Domestic violence cases soar in Western Australia

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Silent Domestic Violence Memorial MarchThe number of domestic violence incidents in WA has risen almost 60 per cent over the past four years, with police attending more than 44,000 calls for help in the past year.

Police figures released to The West Australian show in the 2009-10 financial year police recorded 8290 domestic violence incidents.

The figure soared to 13,183 incidents last year, with 16,868 offences recorded and 5385 people arrested or summonsed.

Offences included assault, sexual assault and manslaughter but excluded non-physical violence including verbal abuse or breaches of violence restraining orders.

The Women’s Council for Domestic and Family Violence Services WA said police responded to more than 44,000 call-outs to domestic and family violence incidents in the past year.

Family and Domestic Violence Response Teams were set up this year in a bid to offer immediate help to victims.

Each morning teams consisting of police, Department for Child Protection and Family Support workers and a nominated non-government support agency meet to discuss domestic violence incidents from overnight.

Police say it is a co-ordinated response focusing on early intervention.

DCPFS director-general Terry Murphy said offers of help were accepted by 42 per cent of adult victims after the incident was reported to the teams.

“Whilst some victims are often overwhelmed by their current circumstances, and do not take up the initial offer of support … (the teams) are able to provide a pro-active follow-up within days of the initial report, allowing victims time to consider what support or assistance best meets their needs,” Mr Murphy said.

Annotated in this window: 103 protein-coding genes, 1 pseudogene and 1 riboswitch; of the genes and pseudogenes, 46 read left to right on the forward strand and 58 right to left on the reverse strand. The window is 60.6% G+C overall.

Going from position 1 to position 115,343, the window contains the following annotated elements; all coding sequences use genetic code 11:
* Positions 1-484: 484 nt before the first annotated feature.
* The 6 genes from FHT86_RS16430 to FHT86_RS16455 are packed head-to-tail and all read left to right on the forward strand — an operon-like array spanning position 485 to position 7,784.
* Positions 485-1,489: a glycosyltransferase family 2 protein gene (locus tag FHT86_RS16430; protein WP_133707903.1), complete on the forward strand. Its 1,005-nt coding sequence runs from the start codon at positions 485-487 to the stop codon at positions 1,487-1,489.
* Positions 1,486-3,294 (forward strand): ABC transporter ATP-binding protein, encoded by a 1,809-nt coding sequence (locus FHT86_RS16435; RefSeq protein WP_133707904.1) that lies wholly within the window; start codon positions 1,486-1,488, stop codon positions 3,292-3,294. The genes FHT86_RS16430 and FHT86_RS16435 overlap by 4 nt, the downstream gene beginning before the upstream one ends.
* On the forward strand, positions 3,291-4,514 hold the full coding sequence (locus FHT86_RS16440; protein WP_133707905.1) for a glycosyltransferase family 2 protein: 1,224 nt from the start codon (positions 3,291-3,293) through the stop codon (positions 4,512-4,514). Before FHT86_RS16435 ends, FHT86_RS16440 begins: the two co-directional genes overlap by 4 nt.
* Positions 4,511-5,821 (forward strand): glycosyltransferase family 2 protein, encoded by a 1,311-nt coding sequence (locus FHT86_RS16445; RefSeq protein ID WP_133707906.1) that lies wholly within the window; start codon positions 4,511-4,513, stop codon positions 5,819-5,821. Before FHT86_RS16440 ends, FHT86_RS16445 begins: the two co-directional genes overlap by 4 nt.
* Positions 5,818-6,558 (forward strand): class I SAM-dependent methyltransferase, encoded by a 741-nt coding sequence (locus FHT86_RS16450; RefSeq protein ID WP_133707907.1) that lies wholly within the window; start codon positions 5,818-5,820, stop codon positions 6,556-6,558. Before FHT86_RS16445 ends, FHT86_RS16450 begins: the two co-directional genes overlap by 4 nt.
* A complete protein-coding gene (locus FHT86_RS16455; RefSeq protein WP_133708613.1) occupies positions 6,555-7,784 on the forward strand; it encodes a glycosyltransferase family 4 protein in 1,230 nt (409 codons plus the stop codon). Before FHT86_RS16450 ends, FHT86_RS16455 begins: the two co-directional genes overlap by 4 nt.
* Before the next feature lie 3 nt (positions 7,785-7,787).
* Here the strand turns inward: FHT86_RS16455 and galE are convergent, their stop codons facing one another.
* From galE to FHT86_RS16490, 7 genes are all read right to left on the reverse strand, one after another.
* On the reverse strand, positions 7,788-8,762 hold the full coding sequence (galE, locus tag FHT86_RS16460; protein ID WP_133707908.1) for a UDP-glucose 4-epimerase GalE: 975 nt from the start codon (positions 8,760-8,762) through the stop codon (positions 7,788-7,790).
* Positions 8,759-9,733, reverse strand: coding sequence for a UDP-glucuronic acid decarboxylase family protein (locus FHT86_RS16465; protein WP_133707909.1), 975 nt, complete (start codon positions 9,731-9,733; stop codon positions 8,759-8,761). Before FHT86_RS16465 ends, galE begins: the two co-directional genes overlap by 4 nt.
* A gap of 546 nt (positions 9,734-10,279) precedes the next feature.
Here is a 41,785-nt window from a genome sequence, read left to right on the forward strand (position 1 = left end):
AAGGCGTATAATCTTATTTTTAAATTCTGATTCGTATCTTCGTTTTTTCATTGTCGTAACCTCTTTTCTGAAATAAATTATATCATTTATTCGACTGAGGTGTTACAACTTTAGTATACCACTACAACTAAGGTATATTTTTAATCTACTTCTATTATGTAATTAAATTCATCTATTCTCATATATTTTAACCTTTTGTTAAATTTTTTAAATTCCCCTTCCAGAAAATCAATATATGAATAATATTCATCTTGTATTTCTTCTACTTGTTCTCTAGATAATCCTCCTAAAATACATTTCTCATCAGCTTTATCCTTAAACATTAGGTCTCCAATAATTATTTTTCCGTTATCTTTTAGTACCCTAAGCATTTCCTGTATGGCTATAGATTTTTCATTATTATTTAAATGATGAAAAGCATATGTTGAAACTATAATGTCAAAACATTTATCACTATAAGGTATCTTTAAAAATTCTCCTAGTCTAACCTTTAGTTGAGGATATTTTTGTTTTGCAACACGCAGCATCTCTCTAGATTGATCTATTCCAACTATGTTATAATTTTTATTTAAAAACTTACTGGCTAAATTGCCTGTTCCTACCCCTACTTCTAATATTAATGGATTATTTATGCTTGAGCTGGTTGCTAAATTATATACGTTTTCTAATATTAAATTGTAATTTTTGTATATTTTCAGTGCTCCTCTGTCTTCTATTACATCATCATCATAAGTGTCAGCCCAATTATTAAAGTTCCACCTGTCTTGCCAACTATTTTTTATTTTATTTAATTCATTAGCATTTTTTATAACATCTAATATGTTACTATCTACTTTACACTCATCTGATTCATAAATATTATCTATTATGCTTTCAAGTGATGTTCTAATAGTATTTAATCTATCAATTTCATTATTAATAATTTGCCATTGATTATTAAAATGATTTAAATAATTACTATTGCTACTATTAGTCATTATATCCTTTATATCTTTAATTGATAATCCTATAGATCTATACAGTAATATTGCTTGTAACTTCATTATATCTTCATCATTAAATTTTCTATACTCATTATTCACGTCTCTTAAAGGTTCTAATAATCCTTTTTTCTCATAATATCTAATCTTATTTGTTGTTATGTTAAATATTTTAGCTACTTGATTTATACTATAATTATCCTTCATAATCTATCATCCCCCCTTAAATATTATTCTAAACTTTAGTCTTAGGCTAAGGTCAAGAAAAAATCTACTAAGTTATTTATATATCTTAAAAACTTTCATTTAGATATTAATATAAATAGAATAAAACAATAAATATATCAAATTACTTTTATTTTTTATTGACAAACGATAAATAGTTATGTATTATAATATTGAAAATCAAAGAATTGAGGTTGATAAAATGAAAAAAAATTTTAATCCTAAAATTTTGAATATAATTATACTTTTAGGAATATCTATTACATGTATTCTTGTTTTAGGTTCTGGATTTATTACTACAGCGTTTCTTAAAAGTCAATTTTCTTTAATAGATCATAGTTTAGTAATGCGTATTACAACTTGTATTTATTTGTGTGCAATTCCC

Today, 500 people are expected to remember those who lost their lives to domestic homicide.

The 23rd Silent Domestic Violence Memorial March will be held at Stirling Gardens in the city.

Women’s Council chief executive Angela Hartwig said another 21 women, men and children had died since last year’s march.

She said police figures backed the council’s plea for extra support. “We can’t confidently say that all victims can get the help they need when they need a service,” Ms Hartwig said.

Child Protection and Family Support Minister Helen Morton said any increase in domestic violence was of concern and the Government was strengthening its response to the complex issue.

A new 24/7 co-ordinated emergency response in the metropolitan area will be introduced after a review into WA’s family and domestic violence services.

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Categories: Family Violence, Victims of Domestic Violence
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